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If you’ve considered the costs and benefits of a custom software solution, your next step may be to begin evaluating a company to develop a solution for you. The right partner is critical to your success. Finding one is not as difficult as it might appear if you use the criteria listed below. The criteria are not listed in order of importance, as the project’s needs will dictate the relative importance of each criteria. In some rare cases, for example, knowledge of the technical environment may be the most important criteria (real time process control systems for example).
Please note we have not addressed price in this list. Price is always important, but it’s critical to keep these other criteria in proper perspective, particularly when you take into account the cost of a failed project.
Acquiring a custom software solution from a software house often means contracting with the company to maintain the solution in the future. Unless your internal IT resources are going to assume this task during a formal handoff, the vendor will be your first resource to fix issues, enhance the system, or modify its behavior as the business needs dictate. For more complex projects spanning several years, the stability of the vendor becomes important even before the handoff. You want to select a vendor with an established presence, a satisfied list of clients and the financial stability to survive downturns, recessions and ever increasing competition. In short, you want the vendor to have been around a while, giving you some assurance that they will remain in business for the expected life of your custom software solution.
This point is closely related to the vendor’s stability; in particular we draw your attention to the following points.
1. Business Analysis Success
Based on the reasons for failure we cited above, we suggest that you request references from the vendor’s clients and ask them the question directly: “Did the developer get the requirements right the first time?” Yes is the best answer, of course, but maybes or are not necessarily bad news. There are reasons on the clients’ side which contribute to not defining requirements correctly, too: Lack of executive involvement, lack of dedicating the time needed to study the documents and participate in the process, and so on.
2. Budget success
How well has the vendor performed on previous projects with respect to timelines and budgets? This answer, too, is sometimes not so easy to evaluate. In some cases, especially when the client did not clearly understand their own objectives or requirements, the project begins, runs well on time on budget, and then hits a hiccup when the software is delivered and found to be disappointing. It must then be redesigned and rebuilt and thus the project goes over budget for reasons which have little to do with the vendor. Ultimately, it is the vendor leading the client through the development process. It is thus the vendor’s responsibility to ensure that the solution will solve the client’s requirements. What’s important here is the track record – the company’s performance over many projects.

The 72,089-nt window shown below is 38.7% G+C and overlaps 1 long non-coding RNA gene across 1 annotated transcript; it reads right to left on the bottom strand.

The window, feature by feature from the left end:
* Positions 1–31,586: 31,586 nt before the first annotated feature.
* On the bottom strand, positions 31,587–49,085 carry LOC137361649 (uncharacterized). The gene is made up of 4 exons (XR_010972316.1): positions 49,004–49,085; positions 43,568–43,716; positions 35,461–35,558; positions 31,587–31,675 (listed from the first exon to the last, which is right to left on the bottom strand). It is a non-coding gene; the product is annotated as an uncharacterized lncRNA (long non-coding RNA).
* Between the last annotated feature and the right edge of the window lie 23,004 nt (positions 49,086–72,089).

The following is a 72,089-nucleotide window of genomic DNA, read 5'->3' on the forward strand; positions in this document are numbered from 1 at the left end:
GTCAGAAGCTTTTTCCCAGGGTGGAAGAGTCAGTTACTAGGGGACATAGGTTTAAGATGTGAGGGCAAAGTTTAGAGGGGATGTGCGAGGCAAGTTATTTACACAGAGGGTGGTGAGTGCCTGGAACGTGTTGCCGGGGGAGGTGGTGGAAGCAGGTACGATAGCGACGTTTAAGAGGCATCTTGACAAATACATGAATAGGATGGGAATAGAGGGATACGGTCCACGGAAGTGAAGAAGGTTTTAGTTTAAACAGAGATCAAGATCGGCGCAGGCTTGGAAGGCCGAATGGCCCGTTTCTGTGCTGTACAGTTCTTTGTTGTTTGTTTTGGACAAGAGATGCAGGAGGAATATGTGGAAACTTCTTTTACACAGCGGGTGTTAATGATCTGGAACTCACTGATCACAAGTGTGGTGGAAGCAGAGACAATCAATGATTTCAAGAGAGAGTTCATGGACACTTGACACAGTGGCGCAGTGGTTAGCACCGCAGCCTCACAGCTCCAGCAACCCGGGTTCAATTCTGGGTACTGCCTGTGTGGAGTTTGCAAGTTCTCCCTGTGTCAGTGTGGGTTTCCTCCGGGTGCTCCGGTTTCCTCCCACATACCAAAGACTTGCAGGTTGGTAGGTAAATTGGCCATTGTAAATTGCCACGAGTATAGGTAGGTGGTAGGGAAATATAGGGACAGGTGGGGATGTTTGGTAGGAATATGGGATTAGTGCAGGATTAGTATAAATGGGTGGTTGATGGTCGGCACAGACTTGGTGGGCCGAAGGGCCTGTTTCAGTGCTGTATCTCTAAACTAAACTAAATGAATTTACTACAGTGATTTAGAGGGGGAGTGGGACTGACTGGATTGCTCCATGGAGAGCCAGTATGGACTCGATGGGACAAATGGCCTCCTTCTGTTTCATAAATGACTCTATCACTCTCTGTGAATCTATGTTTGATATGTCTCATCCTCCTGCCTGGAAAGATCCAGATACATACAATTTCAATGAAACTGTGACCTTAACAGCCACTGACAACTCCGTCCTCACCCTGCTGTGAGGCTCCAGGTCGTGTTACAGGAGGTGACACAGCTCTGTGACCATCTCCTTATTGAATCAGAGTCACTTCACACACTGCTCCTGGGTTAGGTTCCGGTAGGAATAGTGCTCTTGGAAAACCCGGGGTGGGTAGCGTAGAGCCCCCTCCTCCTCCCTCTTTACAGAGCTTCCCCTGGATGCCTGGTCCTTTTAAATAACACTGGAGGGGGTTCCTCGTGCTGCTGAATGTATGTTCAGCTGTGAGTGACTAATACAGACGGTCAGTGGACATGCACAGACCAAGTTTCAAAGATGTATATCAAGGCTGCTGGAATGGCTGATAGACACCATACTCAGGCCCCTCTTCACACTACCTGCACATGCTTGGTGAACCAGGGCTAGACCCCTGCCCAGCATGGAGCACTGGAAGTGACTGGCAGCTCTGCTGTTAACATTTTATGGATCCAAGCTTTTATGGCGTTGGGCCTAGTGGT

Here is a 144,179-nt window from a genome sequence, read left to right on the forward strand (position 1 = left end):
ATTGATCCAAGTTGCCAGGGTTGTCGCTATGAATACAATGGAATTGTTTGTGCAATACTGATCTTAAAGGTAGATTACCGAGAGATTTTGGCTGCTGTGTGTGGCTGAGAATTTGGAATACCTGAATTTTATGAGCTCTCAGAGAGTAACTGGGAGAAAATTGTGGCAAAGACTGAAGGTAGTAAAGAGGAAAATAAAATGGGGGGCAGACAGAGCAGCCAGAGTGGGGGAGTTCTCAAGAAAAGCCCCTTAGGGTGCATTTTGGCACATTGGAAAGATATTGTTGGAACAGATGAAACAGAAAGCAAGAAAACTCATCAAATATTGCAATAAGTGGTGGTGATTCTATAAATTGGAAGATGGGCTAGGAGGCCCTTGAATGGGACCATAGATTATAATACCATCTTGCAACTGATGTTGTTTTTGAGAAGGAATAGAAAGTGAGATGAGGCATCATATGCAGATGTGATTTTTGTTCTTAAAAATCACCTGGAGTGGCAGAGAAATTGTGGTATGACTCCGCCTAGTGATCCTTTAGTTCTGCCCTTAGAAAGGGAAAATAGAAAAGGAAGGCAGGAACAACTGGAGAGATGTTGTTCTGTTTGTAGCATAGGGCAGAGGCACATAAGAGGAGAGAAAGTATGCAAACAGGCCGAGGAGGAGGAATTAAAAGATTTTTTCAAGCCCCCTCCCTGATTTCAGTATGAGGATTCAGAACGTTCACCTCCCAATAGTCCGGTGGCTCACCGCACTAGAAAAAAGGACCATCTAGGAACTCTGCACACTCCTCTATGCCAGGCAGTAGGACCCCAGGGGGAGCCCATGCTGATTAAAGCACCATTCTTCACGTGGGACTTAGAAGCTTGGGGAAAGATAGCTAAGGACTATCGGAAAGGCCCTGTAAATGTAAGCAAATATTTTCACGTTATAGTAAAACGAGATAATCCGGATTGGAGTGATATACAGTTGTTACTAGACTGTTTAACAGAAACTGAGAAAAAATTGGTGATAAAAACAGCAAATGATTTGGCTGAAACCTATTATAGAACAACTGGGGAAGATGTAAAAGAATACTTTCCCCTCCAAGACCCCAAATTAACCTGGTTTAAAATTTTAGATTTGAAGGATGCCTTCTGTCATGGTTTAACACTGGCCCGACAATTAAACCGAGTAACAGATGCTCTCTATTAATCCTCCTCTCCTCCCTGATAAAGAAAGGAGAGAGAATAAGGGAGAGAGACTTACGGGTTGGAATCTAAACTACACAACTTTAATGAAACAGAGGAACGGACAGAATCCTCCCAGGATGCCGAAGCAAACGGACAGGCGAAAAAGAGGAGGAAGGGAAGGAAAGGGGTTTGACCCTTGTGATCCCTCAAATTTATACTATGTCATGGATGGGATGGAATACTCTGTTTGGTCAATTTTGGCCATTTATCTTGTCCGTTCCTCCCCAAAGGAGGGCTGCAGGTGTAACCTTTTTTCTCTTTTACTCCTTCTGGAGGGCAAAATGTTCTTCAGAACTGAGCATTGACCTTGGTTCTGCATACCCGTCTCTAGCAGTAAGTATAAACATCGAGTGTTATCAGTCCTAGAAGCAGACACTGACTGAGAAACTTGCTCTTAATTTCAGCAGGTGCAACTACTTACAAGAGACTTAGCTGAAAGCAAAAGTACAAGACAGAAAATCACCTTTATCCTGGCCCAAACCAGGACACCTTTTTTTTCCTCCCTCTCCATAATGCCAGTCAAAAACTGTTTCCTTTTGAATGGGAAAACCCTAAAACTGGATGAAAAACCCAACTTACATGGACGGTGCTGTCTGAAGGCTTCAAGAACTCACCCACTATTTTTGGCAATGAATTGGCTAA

3. Cultural Fit/Alignment
The requirements gathering process should be illuminating to the client, leading to insights into an individual’s job function, and to improvements in business process design. This is exciting because it shows people how to do their jobs more efficiently, and offers the promise that when the software is delivered they will be more efficient and effective.
4. Their Process
Based on the remarks above, we suggest that you formulate a set of questions for your potential software vendor:
1. You should ask for a full briefing on their software development methodology, and whether they follow any of the industry standards (ITIL, CPI, ISO, etc.).
2. Ask them whether their methodology is based on a traditional approach, an agile approach, or a hybrid.
3. Ask to see the working documents and systems they use during their process as well as the deliverables that are generated from their systems and processes.
4. Ask the references if the vendor followed the process description.
This again is a question for the references. How quickly did the vendor respond to important issues? Depending on the project’s importance to your organization, this may be more or less critical.
6. Technical knowledge
Judging technical competence, especially when performed by non‐ technical people, is challenging. But a track record speaks for itself. Questions to ask the vendor’s references include:
1. Budget performance. While being on time and on budget doesn’t always mean the company has solid technical expertise, it usually implies that they were not delayed by technical issues too often.
2. Does the supplied solution meet the performance criteria which were established as its objectives.
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